Cass Art Haul!

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Maybe even more addictive than doing art is buying art supplies.  I must admit to having more materials than I could possibly justify buying, including quite a few Moleskine sketchbooks I nabbed on sale.  However, when we were in Bristol the other day I couldn’t pass up the opportunity to stop in Cass Art, a good art store with great prices.  My biggest criticism is that the selection is very limited.  In watercolours your only choice is either Winsor Newton Cotmans or Professional paints, but you can’t beat the price and there is almost always some sort of offer going on.

DSC_0004-8-2Have I already mentioned I have a sketchbook collection?  These Derwent Cachet (Cass Art Cachet on the site) are brilliant with 80 pages of 90gsm paper.  They open flat, can take any fineliner or brush pen without bleeding.  Even Copic markers only bleed through the back of the page that you used them on, and it’ll take a very light watercolour wash.  At £2 for the small Moleskine size and £3 A5 size I’m amazed I didn’t buy a dozen.

DSC_0006-10-2I’m very happy with the price and quality of this watercolour paper.  Cold pressed 300gsm paper can be expensive to buy, but this was only £17.50 and should last me a while.  I also picked up some masking fluid and another paper of fineliners.  These are Derwent Graphik fineliners in the sizes I use most: .1, .3, and .5mm.  To be honest I probably bought it because of the cute case.

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And finally I bought some watercolours.  I have heard great things about quinacridone pigments and was really keen to try Quinacridone Gold (W&N Professional).  It is my perfect warm yellow – golden brown.  Not heavy and opaque like cadmium yellow or yellow ochre.  I also picked up Alizarin Crimson Hue and Paynes Grey (Cotman).  I don’t think they are very lightfast but I wanted some more transparent colours.

I’m hoping this will keep me going for a while because I am declaring March a No Buy Month to make up for my spending.

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9 thoughts on “Cass Art Haul!

  1. The alizarin crimson hue and especially the payne’s grey should be fine for lightfastness. Actually, in the Cotman line, the crimson is made with PR206 which is a quinacridone pigment, and one of the three pigments used to make W&N’s quin gold. Genuine quin gold is PO49, but that stopped being made years ago and now as far as I know only one brand (Daniel Smith) still has any left to make paint with.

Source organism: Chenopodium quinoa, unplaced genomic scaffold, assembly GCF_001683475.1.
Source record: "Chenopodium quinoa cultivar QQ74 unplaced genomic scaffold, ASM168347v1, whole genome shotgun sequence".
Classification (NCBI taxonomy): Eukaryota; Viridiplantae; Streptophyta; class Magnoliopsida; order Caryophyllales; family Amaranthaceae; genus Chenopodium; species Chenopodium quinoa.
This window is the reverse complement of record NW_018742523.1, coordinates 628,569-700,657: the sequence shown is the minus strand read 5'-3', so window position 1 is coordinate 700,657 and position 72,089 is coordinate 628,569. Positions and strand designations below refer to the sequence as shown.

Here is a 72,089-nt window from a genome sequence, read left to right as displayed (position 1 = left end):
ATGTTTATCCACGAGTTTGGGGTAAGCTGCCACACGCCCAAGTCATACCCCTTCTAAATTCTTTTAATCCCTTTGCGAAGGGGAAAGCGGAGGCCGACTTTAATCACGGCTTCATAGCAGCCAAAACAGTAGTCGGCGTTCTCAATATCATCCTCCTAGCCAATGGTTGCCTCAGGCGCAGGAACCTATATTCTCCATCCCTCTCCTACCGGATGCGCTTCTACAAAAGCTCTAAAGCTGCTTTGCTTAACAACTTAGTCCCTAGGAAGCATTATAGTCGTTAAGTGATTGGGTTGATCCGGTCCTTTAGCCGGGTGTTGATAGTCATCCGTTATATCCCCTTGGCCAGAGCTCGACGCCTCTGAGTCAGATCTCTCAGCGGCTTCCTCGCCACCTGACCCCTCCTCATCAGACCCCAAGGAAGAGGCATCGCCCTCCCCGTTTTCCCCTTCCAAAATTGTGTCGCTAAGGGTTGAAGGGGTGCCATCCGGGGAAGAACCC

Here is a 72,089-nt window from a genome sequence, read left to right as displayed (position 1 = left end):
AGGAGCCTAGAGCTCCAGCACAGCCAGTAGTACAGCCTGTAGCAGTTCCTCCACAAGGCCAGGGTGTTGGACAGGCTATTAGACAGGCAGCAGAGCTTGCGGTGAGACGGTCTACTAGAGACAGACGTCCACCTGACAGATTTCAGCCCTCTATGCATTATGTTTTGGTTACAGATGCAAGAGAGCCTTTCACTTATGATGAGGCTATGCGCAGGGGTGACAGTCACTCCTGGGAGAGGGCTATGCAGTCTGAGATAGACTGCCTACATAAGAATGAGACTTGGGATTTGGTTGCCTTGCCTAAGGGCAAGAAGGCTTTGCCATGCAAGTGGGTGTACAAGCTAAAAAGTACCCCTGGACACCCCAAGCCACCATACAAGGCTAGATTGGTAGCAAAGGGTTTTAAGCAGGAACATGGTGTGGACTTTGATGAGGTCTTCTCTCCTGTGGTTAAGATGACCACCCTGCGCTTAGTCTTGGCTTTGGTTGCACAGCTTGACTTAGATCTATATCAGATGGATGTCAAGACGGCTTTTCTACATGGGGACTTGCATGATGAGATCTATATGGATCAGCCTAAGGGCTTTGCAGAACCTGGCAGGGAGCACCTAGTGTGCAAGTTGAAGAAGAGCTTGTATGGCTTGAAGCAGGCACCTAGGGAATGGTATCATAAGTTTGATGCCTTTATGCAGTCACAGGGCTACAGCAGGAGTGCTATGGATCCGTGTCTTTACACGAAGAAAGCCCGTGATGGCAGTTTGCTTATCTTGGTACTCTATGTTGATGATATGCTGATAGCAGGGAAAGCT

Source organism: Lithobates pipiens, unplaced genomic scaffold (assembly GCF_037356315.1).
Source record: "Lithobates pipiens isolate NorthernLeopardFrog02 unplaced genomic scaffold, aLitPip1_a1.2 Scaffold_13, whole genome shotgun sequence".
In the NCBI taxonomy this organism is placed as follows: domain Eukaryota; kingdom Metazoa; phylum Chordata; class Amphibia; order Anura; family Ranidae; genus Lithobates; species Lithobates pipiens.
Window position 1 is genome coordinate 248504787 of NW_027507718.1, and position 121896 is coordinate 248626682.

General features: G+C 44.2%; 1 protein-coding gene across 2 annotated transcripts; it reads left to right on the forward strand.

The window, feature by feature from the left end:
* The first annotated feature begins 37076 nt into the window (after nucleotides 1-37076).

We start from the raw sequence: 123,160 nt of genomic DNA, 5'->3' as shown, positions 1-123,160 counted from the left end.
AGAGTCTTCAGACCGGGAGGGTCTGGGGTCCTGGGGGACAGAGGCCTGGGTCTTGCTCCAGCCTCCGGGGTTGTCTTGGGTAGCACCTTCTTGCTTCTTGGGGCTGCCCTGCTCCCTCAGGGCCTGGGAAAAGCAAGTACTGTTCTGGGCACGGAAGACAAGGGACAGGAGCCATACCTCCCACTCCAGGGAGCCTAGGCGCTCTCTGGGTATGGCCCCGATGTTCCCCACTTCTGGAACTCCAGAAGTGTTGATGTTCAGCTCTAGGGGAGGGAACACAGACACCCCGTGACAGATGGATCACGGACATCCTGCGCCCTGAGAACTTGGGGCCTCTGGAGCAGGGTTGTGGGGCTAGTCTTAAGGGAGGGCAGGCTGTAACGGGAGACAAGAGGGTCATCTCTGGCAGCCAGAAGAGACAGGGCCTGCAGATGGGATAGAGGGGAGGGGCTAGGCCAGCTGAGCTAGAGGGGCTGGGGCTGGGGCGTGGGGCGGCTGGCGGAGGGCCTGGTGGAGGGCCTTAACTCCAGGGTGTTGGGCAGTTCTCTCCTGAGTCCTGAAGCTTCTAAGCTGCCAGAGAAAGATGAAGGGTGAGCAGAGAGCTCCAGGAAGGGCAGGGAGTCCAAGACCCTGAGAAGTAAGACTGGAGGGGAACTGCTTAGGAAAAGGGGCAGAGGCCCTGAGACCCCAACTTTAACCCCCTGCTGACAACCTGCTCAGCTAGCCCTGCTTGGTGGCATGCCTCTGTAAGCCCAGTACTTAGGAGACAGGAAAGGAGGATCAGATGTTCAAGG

Drawing a firm line on supply purchases is definitely something I’d recommend, since otherwise there’d be no end to the spending. With one cheap exception I’ve been on a no buy “month” since last august. 🙂

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  2. Thanks for the info! I’ve only just started reading more about pigments and their properties and this is really helpful. Interesting to hear that the Cotman range uses some decent ones since people usually discourage using “student” grade paints. I’ve been pretty pleased with them myself. Also those St. Petersburg “White Nights” use a lot of good quality single pigments. Amazing quality for the price.

    And fantastic job on keeping clean since August! I get the jitters just thinking about it 😉

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  3. You’re doing yourself a favor by learning pigments. From what I’ve seen even some professional artists have little knowledge of them, but that’s changing. If you don’t know about it, Handprint is getting a little dated since the tests were done over 10 years ago, but it’s still the best source of information on the pigments used in artist grade watercolors. As you may see from comparison tests there and on other sites, not every source of a particular pigment will be as reliable as each other (such as with Prussian blue), and not every variation within the same pigment number will be as lightfast, but there’s a few pigments that are pretty much bulletproof. At least they should be, I’ve seen a few tests done by others that had unexpected fading from pigments that really shouldn’t have. Actually, Handprint’s tests of White Nights paint (in the brand comparison section) was so unimpressed with them that they weren’t even included in the published comparisons of each paint, so I’d be wary of those. In all, I’d say that unless you’re selling your work as originals then worry less and paint more. 🙂

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